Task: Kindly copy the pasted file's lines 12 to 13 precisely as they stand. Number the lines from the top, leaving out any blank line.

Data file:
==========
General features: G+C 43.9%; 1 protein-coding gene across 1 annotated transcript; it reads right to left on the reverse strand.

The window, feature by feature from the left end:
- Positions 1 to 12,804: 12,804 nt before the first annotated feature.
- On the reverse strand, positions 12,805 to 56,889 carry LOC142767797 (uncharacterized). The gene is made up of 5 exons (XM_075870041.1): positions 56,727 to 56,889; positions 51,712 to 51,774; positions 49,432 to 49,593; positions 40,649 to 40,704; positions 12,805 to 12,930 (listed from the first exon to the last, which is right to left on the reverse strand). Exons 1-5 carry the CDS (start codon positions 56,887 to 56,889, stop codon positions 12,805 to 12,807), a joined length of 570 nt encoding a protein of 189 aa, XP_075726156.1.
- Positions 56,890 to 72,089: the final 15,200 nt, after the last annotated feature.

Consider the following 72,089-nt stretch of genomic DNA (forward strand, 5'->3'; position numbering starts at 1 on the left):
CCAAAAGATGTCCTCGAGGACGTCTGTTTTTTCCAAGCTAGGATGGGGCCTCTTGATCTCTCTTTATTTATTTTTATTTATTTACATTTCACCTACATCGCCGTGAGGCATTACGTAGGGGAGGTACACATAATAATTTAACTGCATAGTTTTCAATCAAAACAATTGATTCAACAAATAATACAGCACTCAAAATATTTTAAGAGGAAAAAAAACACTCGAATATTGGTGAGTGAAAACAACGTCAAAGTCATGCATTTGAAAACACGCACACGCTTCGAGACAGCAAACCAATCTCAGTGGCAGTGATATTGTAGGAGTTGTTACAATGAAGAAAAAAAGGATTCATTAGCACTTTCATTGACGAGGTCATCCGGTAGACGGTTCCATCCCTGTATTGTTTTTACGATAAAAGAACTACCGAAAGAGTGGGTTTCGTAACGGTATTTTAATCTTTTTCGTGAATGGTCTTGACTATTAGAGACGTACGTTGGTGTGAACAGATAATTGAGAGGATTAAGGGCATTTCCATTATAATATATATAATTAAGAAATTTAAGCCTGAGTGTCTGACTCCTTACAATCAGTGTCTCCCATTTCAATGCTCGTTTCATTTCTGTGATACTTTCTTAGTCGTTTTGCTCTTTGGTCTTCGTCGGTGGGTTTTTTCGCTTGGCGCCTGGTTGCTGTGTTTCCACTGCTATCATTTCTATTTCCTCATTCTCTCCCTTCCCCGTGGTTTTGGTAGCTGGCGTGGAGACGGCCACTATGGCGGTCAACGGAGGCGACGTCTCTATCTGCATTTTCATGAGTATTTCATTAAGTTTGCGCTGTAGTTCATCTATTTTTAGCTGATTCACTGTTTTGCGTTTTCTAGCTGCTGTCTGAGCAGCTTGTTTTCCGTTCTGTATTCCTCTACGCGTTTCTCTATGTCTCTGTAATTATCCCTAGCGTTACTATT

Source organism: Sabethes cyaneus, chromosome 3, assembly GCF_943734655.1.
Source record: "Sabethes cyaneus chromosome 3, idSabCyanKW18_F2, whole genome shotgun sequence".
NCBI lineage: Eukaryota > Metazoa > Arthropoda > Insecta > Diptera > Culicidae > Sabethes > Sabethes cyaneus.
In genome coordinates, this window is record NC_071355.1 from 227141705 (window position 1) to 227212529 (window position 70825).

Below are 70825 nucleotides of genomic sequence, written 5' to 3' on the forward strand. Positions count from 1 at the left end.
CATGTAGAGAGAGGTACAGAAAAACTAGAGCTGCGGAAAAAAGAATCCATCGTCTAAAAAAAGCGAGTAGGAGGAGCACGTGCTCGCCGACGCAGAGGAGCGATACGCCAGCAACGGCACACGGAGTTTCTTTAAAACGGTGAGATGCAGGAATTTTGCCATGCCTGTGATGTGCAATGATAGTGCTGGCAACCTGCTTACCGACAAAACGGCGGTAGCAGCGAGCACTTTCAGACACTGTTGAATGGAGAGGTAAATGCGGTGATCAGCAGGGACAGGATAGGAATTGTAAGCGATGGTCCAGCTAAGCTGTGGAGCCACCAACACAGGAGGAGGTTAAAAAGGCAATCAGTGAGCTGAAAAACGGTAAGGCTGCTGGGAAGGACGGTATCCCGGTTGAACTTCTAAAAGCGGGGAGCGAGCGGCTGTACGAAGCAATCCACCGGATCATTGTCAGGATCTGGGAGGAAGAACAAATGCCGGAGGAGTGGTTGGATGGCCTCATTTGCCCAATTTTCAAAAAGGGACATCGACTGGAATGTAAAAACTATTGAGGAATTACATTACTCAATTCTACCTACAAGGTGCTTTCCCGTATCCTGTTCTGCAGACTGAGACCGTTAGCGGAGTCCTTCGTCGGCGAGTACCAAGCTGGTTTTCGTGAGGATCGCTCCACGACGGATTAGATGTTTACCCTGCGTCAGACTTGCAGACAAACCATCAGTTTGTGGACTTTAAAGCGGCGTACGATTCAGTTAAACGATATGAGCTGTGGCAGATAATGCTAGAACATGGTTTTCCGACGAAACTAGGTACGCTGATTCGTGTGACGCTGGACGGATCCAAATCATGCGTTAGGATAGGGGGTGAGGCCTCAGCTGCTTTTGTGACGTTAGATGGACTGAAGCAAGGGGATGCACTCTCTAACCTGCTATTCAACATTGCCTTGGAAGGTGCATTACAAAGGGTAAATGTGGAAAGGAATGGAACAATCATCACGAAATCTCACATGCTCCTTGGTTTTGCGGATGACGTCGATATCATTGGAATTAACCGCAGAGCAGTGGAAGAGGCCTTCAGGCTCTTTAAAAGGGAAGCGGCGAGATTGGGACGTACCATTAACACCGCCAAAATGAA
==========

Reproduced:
Below are 70825 nucleotides of genomic sequence, written 5' to 3' on the forward strand. Positions count from 1 at the left end.
CATGTAGAGAGAGGTACAGAAAAACTAGAGCTGCGGAAAAAAGAATCCATCGTCTAAAAAAAGCGAGTAGGAGGAGCACGTGCTCGCCGACGCAGAGGAGCGATACGCCAGCAACGGCACACGGAGTTTCTTTAAAACGGTGAGATGCAGGAATTTTGCCATGCCTGTGATGTGCAATGATAGTGCTGGCAACCTGCTTACCGACAAAACGGCGGTAGCAGCGAGCACTTTCAGACACTGTTGAATGGAGAGGTAAATGCGGTGATCAGCAGGGACAGGATAGGAATTGTAAGCGATGGTCCAGCTAAGCTGTGGAGCCACCAACACAGGAGGAGGTTAAAAAGGCAATCAGTGAGCTGAAAAACGGTAAGGCTGCTGGGAAGGACGGTATCCCGGTTGAACTTCTAAAAGCGGGGAGCGAGCGGCTGTACGAAGCAATCCACCGGATCATTGTCAGGATCTGGGAGGAAGAACAAATGCCGGAGGAGTGGTTGGATGGCCTCATTTGCCCAATTTTCAAAAAGGGACATCGACTGGAATGTAAAAACTATTGAGGAATTACATTACTCAATTCTACCTACAAGGTGCTTTCCCGTATCCTGTTCTGCAGACTGAGACCGTTAGCGGAGTCCTTCGTCGGCGAGTACCAAGCTGGTTTTCGTGAGGATCGCTCCACGACGGATTAGATGTTTACCCTGCGTCAGACTTGCAGACAAACCATCAGTTTGTGGACTTTAAAGCGGCGTACGATTCAGTTAAACGATATGAGCTGTGGCAGATAATGCTAGAACATGGTTTTCCGACGAAACTAGGTACGCTGATTCGTGTGACGCTGGACGGATCCAAATCATGCGTTAGGATAGGGGGTGAGGCCTCAGCTGCTTTTGTGACGTTAGATGGACTGAAGCAAGGGGATGCACTCTCTAACCTGCTATTCAACATTGCCTTGGAAGGTGCATTACAAAGGGTAAATGTGGAAAGGAATGGAACAATCATCACGAAATCTCACATGCTCCTTGGTTTTGCGGATGACGTCGATATCATTGGAATTAACCGCAGAGCAGTGGAAGAGGCCTTCAGGCTCTTTAAAAGGGAAGCGGCGAGATTGGGACGTACCATTAACACCGCCAAAATGAA